Ovarian Reserve Tests and Their Application to Infertility Management
Prasanna Raj Supramaniam1*, Monica Mittal2 and Lee Nai Lim MRCOG3
1Specialist Registrar in Obstetrics & Gynaecology, Oxford University Hospitals NHS Foundation Trust, UK
2Subspecia!ist Trainee in Reproductive Medicine and Surgery, Specialist Registrar in Obstetrics & Gynaecology, Oxford University Hospitals NHS Foundation Trust, UK
3Consu!tant in Reproductive Medicine and Surgery, Obstetrics and Gynaecology, Oxford University Hospitals NHS Foundation Trust, UK
Submission: August 19, 2017; Published: August 29, 2017
*Corresponding author: Prasanna Raj Supramaniam, Specialist Registrar in Obstetrics & Gynaecology, Oxford University Hospitals NHS Foundation Trust, UK, Email: email@example.com
How to cite this article: Prasanna Raj S. Monica M, Lee Nai Lim MR, Ovarian Reserve Tests and Their Application to Infertility Management. Curre Res Diabetes & Obes J. 2017; 3(5): 555625. DOI:10.19080/CRDOJ.2017.03.555625
As the diagnosis of male and female sub fertility is rising and the use of assisted reproductive technology (ART) increases, there is an increasing need to sub-select patients that would have a higher success rate of a pregnancy. There is still yet to be a single definitive test that is able to evaluate ovarian reserve and predict the outcome of ART. Multiple investigations are currently used as part of treatment protocols for sub-fertile couples. As under the NHS there is funding restrictions in particular to investigations that are yet to be proven to be effective, patients are not currently offered all of the tests discussed in this article. It is important to remember that this is mainly due to the limited evidence in any of these tests improving the eventual outcome for patients.
Follicle Stimulating Hormone (FSH) is an essential hormone in the menstrual cycle. It is synthesized and secreted by the anterior pituitary. The main role of this hormone is the development of graafian follicles from an immature to a mature follicle during the follicular phase of the cycle. Day 3 FSH is currently a routine test to evaluate ovarian response in patients seeking sub fertility treatment it is often used as a predictor for the success of ART . It has been said that age and Day 3 FSH used together has a better predictor for outcomes in patients undergoing ART . From a meta-analysis of 21 studies it has been showed that basal FSH is at best a moderate predictor of diminishing ovarian response. The recommendations from this meta-analysis was that in patients undergoing IVF basal FSH alone should not be used as a single indicator of ovarian reserve .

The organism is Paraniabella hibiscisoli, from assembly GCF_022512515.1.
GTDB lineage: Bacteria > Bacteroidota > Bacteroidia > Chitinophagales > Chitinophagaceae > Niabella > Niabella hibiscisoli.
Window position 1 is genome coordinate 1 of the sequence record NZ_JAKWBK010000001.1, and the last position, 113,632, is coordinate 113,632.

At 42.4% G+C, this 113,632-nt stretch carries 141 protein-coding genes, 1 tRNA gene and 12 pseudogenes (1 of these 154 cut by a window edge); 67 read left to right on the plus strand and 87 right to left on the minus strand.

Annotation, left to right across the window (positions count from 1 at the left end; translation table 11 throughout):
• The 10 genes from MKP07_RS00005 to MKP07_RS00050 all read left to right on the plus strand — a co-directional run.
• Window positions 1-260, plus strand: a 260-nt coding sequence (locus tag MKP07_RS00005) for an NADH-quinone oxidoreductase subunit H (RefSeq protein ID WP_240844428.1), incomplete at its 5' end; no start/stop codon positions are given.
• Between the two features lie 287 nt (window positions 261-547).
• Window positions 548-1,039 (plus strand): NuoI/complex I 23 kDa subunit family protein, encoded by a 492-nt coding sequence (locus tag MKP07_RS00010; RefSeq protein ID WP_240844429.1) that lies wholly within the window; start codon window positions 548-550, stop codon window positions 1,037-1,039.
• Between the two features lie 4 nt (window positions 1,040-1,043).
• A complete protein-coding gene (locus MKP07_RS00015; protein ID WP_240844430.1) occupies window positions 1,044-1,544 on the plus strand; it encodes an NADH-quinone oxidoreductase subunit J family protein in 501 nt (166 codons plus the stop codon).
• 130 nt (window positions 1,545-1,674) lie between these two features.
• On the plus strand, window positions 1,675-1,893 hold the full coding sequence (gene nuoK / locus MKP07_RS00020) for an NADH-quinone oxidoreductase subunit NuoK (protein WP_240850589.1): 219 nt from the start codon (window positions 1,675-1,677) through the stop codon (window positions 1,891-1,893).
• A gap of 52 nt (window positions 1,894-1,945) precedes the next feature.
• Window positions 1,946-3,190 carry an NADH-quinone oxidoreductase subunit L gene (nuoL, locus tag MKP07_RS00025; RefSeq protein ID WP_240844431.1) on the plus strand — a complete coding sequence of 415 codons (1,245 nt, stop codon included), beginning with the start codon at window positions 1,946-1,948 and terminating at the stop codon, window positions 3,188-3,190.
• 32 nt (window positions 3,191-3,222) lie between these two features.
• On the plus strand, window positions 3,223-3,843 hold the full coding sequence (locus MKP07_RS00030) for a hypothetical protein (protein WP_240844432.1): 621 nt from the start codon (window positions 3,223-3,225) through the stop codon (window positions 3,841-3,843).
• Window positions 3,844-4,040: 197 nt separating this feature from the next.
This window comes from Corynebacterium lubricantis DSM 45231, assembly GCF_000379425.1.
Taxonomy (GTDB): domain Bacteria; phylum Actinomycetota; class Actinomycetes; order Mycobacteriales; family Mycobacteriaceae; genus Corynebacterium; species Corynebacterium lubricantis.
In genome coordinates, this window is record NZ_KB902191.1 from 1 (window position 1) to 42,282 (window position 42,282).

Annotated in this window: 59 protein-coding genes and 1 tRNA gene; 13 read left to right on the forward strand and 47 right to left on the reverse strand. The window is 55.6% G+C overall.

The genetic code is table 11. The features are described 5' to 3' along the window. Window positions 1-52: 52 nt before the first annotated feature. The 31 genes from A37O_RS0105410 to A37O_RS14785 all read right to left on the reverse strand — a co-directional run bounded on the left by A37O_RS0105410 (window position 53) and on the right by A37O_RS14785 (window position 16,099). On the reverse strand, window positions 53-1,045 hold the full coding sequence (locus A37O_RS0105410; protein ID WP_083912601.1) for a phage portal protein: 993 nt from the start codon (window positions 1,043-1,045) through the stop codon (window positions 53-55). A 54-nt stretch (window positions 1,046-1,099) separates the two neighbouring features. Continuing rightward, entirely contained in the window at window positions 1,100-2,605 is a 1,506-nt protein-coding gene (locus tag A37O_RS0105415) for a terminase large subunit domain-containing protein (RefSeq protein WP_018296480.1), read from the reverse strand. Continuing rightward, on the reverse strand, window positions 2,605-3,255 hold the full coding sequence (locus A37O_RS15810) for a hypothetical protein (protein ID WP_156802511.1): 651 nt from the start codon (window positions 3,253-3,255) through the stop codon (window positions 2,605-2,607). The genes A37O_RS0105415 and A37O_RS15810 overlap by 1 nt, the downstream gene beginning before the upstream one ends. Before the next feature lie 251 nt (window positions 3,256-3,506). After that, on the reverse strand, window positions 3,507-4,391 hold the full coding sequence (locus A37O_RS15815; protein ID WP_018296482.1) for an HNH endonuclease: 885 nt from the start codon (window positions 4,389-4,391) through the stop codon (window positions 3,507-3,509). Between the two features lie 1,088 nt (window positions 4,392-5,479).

There is also a good body of evidence, which suggest that age compare to basal FSH is seen to be a better predictor of ovarian reserve. A study that looked at 1045 women who were undergoing their first IVF cycle revealed that basal FSH levels alone could not predict the pregnancy outcomes however; age was seen to be a much better predictor of this outcome . It was noted also that high FSH levels are more prevalent in women above 35 years of age. In another study of over 300 women looking at basal FSH levels and ongoing pregnancy rates, the study concluded that there was a general decline in pregnancy rate with an increase in FSH levels. The group of patients with an FSH level of less that 10IU/L had a 65% on going pregnancy rate compared to the group with a FSH level of more than 15IU/l that had a 28% on going pregnancy rate .
Antral follicles are commonly referred to as resting follicles. They are noted to be small in diameter mostly between 2 to 8mm and are normally measured via Tran's vaginal ultra sonography. It has been seen that the reproductive age could be predicted based on the total antral follicle count . As antral follicle count is assumed to reflect ovarian reserve. In a recent study comparing groups of women whom had unaffected ovaries, ovaries that were previously operated on for an endometrioma or un operated on but with an endometrioma showed some interesting results. This study of 83 women revealed that the antral follicle count did not defer in either of these group of women and the result was statistically significant with the area under the curve for the prediction of low response at 0.83 (95% CI, 0.68-0.99) and hyper response at 0.84 (95% CI, 0.70-0.97) .